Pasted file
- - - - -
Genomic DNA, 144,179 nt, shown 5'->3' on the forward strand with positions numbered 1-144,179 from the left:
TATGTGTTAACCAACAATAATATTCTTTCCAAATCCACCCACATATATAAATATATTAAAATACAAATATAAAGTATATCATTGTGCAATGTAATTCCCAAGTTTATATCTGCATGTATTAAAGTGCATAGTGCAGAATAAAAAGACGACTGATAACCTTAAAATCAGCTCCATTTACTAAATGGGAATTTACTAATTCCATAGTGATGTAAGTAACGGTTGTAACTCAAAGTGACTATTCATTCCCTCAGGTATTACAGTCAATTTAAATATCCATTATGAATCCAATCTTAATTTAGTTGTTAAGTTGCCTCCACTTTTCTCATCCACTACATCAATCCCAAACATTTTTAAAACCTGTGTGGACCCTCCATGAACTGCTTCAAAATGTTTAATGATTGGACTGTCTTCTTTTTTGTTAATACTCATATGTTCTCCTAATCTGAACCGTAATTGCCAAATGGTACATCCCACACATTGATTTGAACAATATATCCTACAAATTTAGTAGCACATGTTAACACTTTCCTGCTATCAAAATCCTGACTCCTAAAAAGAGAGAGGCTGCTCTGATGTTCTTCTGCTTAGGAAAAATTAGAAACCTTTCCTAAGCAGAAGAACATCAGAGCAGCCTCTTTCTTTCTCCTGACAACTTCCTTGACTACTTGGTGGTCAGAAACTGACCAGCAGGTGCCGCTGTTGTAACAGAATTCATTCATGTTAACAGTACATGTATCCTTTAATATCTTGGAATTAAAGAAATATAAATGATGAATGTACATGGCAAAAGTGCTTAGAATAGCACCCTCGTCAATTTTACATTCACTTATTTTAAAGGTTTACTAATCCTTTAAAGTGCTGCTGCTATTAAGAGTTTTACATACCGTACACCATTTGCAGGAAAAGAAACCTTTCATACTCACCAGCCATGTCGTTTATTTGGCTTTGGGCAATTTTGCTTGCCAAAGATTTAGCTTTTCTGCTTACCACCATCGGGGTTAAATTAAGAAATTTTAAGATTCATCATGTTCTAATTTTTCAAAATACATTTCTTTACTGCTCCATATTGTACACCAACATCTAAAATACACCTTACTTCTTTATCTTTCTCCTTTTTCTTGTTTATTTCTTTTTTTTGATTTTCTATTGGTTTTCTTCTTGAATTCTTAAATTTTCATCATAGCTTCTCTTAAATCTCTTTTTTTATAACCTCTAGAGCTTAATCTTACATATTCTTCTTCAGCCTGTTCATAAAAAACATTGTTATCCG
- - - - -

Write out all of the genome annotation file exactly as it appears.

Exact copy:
Genomic DNA, 144,179 nt, shown 5'->3' on the forward strand with positions numbered 1-144,179 from the left:
TATGTGTTAACCAACAATAATATTCTTTCCAAATCCACCCACATATATAAATATATTAAAATACAAATATAAAGTATATCATTGTGCAATGTAATTCCCAAGTTTATATCTGCATGTATTAAAGTGCATAGTGCAGAATAAAAAGACGACTGATAACCTTAAAATCAGCTCCATTTACTAAATGGGAATTTACTAATTCCATAGTGATGTAAGTAACGGTTGTAACTCAAAGTGACTATTCATTCCCTCAGGTATTACAGTCAATTTAAATATCCATTATGAATCCAATCTTAATTTAGTTGTTAAGTTGCCTCCACTTTTCTCATCCACTACATCAATCCCAAACATTTTTAAAACCTGTGTGGACCCTCCATGAACTGCTTCAAAATGTTTAATGATTGGACTGTCTTCTTTTTTGTTAATACTCATATGTTCTCCTAATCTGAACCGTAATTGCCAAATGGTACATCCCACACATTGATTTGAACAATATATCCTACAAATTTAGTAGCACATGTTAACACTTTCCTGCTATCAAAATCCTGACTCCTAAAAAGAGAGAGGCTGCTCTGATGTTCTTCTGCTTAGGAAAAATTAGAAACCTTTCCTAAGCAGAAGAACATCAGAGCAGCCTCTTTCTTTCTCCTGACAACTTCCTTGACTACTTGGTGGTCAGAAACTGACCAGCAGGTGCCGCTGTTGTAACAGAATTCATTCATGTTAACAGTACATGTATCCTTTAATATCTTGGAATTAAAGAAATATAAATGATGAATGTACATGGCAAAAGTGCTTAGAATAGCACCCTCGTCAATTTTACATTCACTTATTTTAAAGGTTTACTAATCCTTTAAAGTGCTGCTGCTATTAAGAGTTTTACATACCGTACACCATTTGCAGGAAAAGAAACCTTTCATACTCACCAGCCATGTCGTTTATTTGGCTTTGGGCAATTTTGCTTGCCAAAGATTTAGCTTTTCTGCTTACCACCATCGGGGTTAAATTAAGAAATTTTAAGATTCATCATGTTCTAATTTTTCAAAATACATTTCTTTACTGCTCCATATTGTACACCAACATCTAAAATACACCTTACTTCTTTATCTTTCTCCTTTTTCTTGTTTATTTCTTTTTTTTGATTTTCTATTGGTTTTCTTCTTGAATTCTTAAATTTTCATCATAGCTTCTCTTAAATCTCTTTTTTTATAACCTCTAGAGCTTAATCTTACATATTCTTCTTCAGCCTGTTCATAAAAAACATTGTTATCCG